Well, whadda ya know….the Republicans held firm against a cloture vote on the Democrat’s financial reform bill.
For the moment, Republicans have successfully beaten back the Democrat financial regulation overhaul, defeating a cloture motion to begin debate on the partisan bill with 42 votes.
Sen. Bob Corker (R., Tenn.), who has been most active in working with Democrats on the bill, voted no on cloture. So did other Republican question marks, including the Maine Ladies Collins and Snowe, Chuck Grassley (R., Iowa), who voted for Democratic derivatives language in committee, and Scott Brown (R., Mass.).
In somewhat of a surprise move, Sen. Ben Nelson (D., Neb.) joined the Republican filibuster, which means the Democrats will now need two defectors to move ahead.
Nelson joined the Republicans because of language sought by Warren Buffet:
Buffett wanted a provision that would exempt existing derivative contracts from new rules.
And once removed he will go scurrying back to his friends on the left, hell….the man proved he has the spine of a jellyfish on the abortion issue so there is no counting on that man.
What do the Republicans want changed? A few things but most importantly on how the fed handles failing businesses. The way the current bill is written the fed will put 50 billion away for failing banks but the Republicans want that eliminated completely so no bail outs occur.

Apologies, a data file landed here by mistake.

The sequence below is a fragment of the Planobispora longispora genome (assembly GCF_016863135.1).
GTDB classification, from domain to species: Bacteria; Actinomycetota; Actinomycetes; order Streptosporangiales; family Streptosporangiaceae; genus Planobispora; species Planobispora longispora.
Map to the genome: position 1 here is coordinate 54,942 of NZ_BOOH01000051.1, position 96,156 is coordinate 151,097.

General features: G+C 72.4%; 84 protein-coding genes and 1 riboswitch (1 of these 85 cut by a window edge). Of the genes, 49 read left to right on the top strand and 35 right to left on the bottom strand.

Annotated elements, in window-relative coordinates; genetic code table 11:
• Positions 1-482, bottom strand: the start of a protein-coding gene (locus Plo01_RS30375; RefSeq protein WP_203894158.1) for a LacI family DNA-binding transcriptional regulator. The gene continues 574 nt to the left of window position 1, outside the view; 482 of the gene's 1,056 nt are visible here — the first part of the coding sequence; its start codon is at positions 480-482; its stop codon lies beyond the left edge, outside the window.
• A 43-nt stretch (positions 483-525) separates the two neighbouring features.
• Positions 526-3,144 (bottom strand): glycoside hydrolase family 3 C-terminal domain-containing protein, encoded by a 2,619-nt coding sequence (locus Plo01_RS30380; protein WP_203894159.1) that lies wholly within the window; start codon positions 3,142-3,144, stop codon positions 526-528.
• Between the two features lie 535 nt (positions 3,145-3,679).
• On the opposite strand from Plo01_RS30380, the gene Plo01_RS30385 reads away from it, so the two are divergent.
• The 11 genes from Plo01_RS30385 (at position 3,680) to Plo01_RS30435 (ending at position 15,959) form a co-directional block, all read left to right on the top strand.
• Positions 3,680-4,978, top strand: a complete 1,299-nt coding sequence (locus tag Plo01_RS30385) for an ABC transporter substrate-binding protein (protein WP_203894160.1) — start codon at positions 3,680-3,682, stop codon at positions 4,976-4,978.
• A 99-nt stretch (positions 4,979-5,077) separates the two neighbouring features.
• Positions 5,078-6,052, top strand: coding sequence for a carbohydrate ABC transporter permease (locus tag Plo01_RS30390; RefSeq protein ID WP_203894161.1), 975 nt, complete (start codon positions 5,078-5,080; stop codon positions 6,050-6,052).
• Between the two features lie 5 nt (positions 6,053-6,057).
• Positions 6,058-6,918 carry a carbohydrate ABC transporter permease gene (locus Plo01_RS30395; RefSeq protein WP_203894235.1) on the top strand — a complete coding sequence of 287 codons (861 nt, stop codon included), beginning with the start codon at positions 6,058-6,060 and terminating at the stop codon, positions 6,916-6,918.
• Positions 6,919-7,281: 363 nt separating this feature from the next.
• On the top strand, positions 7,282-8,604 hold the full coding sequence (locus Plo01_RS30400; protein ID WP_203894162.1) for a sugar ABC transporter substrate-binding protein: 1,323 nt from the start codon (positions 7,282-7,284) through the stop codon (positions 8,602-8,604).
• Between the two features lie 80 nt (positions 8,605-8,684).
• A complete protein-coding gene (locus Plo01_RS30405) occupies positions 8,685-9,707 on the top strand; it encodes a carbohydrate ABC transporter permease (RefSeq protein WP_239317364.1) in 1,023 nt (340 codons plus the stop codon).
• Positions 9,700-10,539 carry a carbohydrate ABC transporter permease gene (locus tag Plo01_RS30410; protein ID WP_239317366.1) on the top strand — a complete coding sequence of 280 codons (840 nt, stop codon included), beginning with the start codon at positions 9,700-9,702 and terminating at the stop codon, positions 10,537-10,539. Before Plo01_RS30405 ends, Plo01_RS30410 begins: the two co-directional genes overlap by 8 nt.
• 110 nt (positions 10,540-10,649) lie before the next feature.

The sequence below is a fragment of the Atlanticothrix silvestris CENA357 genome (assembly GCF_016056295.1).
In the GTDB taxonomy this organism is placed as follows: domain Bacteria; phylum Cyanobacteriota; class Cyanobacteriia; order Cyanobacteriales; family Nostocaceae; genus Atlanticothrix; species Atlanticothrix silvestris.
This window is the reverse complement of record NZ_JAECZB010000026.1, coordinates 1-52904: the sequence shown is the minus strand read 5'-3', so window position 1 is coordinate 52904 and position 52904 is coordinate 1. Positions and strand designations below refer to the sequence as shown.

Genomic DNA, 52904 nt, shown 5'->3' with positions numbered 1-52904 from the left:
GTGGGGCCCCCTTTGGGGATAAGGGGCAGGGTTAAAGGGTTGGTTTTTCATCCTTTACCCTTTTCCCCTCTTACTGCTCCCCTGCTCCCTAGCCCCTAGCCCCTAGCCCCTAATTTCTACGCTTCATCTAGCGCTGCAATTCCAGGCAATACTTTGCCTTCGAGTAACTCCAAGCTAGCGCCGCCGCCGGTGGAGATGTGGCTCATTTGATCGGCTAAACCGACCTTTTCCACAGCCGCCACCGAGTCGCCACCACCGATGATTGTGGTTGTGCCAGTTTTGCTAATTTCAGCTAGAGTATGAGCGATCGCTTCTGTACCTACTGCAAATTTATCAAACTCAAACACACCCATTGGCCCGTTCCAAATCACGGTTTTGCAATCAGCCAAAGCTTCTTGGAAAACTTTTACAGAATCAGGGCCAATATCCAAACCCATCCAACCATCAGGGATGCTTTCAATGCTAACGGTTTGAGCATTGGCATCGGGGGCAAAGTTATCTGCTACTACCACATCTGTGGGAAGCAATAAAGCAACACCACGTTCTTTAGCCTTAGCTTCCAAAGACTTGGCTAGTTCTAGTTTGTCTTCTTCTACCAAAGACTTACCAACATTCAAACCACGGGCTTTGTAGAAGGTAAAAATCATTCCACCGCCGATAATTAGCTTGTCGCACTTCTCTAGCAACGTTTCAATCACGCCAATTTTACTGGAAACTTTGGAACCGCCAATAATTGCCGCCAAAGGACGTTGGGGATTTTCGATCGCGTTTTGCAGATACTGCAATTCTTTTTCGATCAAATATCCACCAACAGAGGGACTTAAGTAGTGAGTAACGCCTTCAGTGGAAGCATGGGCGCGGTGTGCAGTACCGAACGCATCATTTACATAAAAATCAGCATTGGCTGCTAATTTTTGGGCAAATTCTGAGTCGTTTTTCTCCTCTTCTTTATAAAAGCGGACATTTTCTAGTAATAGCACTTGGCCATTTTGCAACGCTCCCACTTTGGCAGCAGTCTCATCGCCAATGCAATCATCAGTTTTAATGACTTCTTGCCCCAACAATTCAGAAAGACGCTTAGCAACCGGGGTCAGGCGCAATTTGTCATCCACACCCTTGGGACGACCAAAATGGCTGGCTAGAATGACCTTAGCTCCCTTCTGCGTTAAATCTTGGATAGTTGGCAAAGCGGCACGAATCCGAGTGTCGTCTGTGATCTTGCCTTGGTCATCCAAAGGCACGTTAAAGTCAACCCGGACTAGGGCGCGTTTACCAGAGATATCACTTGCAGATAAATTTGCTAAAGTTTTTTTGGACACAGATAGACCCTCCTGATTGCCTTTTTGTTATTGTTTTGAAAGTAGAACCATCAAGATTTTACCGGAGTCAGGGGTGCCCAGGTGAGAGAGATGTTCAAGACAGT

Basically saying that no business is too big to fail, and that is right on the money.
Jeff at Protein Wisdom thinks the Democrats will move onto immigration for a number of reasons:
The move to push immigration reform center stage at a time of high unemployment and unsustainable debt â€” made worse by enormous increases in federal entitlement spending â€” will be a cynical gamble on the part of Democrats, who realize that come November, they are likely to lose significant numbers in Congress anyway, and so will make a last ditch effort to swing public perception back in their favor by casting their opponents as anti-immigrant. Even should they fail, the thinking goes, theyâ€™ll help perpetuate a branding of Tea Partiers as fringe actors and angry white Christian rednecks â€” marketing being, in a country filled with low-information voters (who, thanks to the self-esteem movement and the dumbing down of civic education, believe themselves to be â€œpolitically activeâ€ and â€œawareâ€), the most important aspect of politics.
And the GOP establishment and its pragmatist mouthpieces â€” always on the lookout to find a defensive posture from which to dignify such cynical attacks â€” might just play right into the hands of Democrats by their inevitable ritual scapegoating of at least one or two vocal conservatives, who theyâ€™ll deem unclean.
Will the GOP play right into their hands tho? Or have they learned?
We shall see.